I got a wonderful question from an audience member at a book reading last year.
Why, she asks, if we’re encouraged to inquire into everything that arises in our experience, do we tend to dismiss those moments when we’re being attacked by our inner critic?
Surely, she points out, this is just as much a part of our experience, and therefore worth knowing more about?
Her question goes to the heart of our posture in relation to the inner critic. How do we stay in touch with our inquiry, while we’re being buffeted by these attacks?
Defending your awareness
Engaging with this self-criticism – or accommodating it, even subtly – is a surefire way to shut down your awareness, diminish your friendly curiosity and halt your inquiry process.
That’s why inquiry teachers tend to steer us away from the content of these attacks. Especially at the beginning, we need to recognise the fact that there is an attack, and deal with that first rather than dealing with what we are being attacked about. Once we have some space from the attack, we can then deal with the content.
The trick is to see and acknowledge the attack without buying into it. This takes some time to master, and with practice, you’ll find that you can continue to inquire, maintain your awareness, and stay in touch.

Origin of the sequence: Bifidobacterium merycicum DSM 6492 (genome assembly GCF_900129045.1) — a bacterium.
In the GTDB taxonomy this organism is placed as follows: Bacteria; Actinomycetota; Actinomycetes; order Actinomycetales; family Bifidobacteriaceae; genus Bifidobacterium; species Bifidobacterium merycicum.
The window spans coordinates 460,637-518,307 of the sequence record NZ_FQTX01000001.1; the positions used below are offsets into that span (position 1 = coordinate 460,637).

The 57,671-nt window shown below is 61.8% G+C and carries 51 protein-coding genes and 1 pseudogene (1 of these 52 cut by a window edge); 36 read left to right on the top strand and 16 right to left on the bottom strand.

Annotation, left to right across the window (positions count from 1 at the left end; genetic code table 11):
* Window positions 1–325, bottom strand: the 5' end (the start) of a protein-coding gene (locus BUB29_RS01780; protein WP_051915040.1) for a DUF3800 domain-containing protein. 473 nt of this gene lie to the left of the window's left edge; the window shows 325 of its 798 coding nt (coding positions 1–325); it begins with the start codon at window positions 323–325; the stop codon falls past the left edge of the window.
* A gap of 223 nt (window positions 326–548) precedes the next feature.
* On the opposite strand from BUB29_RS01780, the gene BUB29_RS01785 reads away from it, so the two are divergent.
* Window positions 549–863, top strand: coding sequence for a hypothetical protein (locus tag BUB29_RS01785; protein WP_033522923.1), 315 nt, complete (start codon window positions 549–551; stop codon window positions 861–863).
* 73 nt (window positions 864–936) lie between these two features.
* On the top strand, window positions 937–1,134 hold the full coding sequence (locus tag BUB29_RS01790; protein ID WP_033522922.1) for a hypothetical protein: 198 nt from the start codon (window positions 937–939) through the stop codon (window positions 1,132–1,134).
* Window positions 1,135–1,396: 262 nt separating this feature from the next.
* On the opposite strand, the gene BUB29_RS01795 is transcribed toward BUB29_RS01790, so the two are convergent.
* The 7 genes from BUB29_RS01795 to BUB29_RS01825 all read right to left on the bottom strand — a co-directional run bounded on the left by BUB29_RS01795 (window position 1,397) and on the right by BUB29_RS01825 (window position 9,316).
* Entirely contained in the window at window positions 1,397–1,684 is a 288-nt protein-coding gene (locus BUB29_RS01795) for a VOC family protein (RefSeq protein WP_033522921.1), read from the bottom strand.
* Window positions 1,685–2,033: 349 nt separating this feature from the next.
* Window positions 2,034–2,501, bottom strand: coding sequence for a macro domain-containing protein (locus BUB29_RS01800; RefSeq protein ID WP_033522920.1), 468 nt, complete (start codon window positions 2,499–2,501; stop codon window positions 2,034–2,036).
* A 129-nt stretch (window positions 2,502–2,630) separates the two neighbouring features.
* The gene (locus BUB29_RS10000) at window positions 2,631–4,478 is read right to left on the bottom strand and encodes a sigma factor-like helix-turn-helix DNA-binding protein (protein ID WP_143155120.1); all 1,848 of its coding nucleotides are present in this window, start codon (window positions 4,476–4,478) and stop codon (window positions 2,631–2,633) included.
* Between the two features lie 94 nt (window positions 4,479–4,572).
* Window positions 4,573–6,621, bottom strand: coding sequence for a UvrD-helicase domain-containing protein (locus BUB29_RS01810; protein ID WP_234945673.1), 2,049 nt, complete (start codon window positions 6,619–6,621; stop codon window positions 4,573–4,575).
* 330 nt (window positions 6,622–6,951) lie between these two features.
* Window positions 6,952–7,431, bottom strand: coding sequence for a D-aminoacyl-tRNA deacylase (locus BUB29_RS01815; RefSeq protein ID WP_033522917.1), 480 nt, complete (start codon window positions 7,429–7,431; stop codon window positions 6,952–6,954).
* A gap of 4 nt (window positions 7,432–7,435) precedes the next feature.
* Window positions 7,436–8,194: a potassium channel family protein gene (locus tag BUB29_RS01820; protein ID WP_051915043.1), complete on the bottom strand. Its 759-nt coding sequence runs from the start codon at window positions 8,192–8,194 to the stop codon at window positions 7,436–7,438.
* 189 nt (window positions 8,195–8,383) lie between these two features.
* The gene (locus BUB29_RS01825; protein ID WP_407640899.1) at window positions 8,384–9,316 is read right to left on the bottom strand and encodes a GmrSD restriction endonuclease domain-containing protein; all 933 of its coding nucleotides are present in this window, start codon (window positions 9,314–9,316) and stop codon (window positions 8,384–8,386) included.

Here are some questions to ask, that might help you when you find yourself in murky waters:
- What does this feel like?
- How is this attack affecting me?
- What’s the energy of it like?
- What does it do to me?
- Where am I?
- Who am I, as I’m on the receiving end of this criticism?
Here’s my full answer, from the online event:
I offer a more detailed overview of the inner critic in Chapter 9 of my book, Diving in the Inner Ocean.
And if you’re looking for further support, then I’d strongly recommend reading Soul without Shame: A Guide to Liberating Yourself from the Judge Within, by Byron Brown. This is a vital resource for dealing with your inner critic, with practical exercises to expose and then disengage from your superego.